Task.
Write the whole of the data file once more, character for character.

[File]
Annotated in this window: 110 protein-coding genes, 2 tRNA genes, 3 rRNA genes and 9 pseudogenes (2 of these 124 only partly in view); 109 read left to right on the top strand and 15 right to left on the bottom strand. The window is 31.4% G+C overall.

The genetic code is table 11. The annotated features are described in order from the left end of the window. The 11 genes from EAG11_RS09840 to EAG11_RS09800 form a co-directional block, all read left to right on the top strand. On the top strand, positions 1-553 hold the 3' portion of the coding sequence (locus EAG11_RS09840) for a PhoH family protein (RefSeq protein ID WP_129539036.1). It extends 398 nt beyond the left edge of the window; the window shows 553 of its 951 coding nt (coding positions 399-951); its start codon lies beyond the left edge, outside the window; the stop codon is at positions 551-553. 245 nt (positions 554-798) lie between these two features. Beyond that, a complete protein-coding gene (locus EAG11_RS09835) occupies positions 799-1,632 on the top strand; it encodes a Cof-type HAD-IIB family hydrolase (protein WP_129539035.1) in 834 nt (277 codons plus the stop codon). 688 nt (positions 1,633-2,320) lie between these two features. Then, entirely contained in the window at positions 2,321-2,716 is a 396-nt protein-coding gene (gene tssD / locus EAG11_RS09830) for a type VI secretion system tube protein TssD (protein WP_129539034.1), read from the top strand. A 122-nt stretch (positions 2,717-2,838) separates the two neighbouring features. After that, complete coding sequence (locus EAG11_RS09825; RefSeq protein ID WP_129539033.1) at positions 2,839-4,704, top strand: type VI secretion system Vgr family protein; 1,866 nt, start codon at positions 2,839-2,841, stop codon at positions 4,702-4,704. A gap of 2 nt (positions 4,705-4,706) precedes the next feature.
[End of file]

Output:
Annotated in this window: 110 protein-coding genes, 2 tRNA genes, 3 rRNA genes and 9 pseudogenes (2 of these 124 only partly in view); 109 read left to right on the top strand and 15 right to left on the bottom strand. The window is 31.4% G+C overall.

The genetic code is table 11. The annotated features are described in order from the left end of the window. The 11 genes from EAG11_RS09840 to EAG11_RS09800 form a co-directional block, all read left to right on the top strand. On the top strand, positions 1-553 hold the 3' portion of the coding sequence (locus EAG11_RS09840) for a PhoH family protein (RefSeq protein ID WP_129539036.1). It extends 398 nt beyond the left edge of the window; the window shows 553 of its 951 coding nt (coding positions 399-951); its start codon lies beyond the left edge, outside the window; the stop codon is at positions 551-553. 245 nt (positions 554-798) lie between these two features. Beyond that, a complete protein-coding gene (locus EAG11_RS09835) occupies positions 799-1,632 on the top strand; it encodes a Cof-type HAD-IIB family hydrolase (protein WP_129539035.1) in 834 nt (277 codons plus the stop codon). 688 nt (positions 1,633-2,320) lie between these two features. Then, entirely contained in the window at positions 2,321-2,716 is a 396-nt protein-coding gene (gene tssD / locus EAG11_RS09830) for a type VI secretion system tube protein TssD (protein WP_129539034.1), read from the top strand. A 122-nt stretch (positions 2,717-2,838) separates the two neighbouring features. After that, complete coding sequence (locus EAG11_RS09825; RefSeq protein ID WP_129539033.1) at positions 2,839-4,704, top strand: type VI secretion system Vgr family protein; 1,866 nt, start codon at positions 2,839-2,841, stop codon at positions 4,702-4,704. A gap of 2 nt (positions 4,705-4,706) precedes the next feature.